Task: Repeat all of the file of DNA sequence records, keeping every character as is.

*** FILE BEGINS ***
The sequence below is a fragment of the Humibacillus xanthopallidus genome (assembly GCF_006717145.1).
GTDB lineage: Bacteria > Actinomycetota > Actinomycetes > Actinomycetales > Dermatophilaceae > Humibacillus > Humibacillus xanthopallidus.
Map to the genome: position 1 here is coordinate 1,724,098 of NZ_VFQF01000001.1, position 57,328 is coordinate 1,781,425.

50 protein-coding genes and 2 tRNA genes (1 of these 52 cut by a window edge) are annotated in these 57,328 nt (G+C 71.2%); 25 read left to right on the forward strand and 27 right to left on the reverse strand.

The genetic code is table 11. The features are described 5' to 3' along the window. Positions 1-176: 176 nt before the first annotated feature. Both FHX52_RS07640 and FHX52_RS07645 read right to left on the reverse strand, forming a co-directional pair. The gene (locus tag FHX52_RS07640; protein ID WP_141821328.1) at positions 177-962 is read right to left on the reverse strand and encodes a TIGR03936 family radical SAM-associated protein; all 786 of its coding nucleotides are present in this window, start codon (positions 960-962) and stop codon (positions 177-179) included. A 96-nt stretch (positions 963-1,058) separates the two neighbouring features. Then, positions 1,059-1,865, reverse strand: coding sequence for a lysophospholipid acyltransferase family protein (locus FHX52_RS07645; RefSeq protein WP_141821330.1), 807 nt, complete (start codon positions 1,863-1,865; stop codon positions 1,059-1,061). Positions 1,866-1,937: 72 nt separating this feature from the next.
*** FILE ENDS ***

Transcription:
The sequence below is a fragment of the Humibacillus xanthopallidus genome (assembly GCF_006717145.1).
GTDB lineage: Bacteria > Actinomycetota > Actinomycetes > Actinomycetales > Dermatophilaceae > Humibacillus > Humibacillus xanthopallidus.
Map to the genome: position 1 here is coordinate 1,724,098 of NZ_VFQF01000001.1, position 57,328 is coordinate 1,781,425.

50 protein-coding genes and 2 tRNA genes (1 of these 52 cut by a window edge) are annotated in these 57,328 nt (G+C 71.2%); 25 read left to right on the forward strand and 27 right to left on the reverse strand.

The genetic code is table 11. The features are described 5' to 3' along the window. Positions 1-176: 176 nt before the first annotated feature. Both FHX52_RS07640 and FHX52_RS07645 read right to left on the reverse strand, forming a co-directional pair. The gene (locus tag FHX52_RS07640; protein ID WP_141821328.1) at positions 177-962 is read right to left on the reverse strand and encodes a TIGR03936 family radical SAM-associated protein; all 786 of its coding nucleotides are present in this window, start codon (positions 960-962) and stop codon (positions 177-179) included. A 96-nt stretch (positions 963-1,058) separates the two neighbouring features. Then, positions 1,059-1,865, reverse strand: coding sequence for a lysophospholipid acyltransferase family protein (locus FHX52_RS07645; RefSeq protein WP_141821330.1), 807 nt, complete (start codon positions 1,863-1,865; stop codon positions 1,059-1,061). Positions 1,866-1,937: 72 nt separating this feature from the next.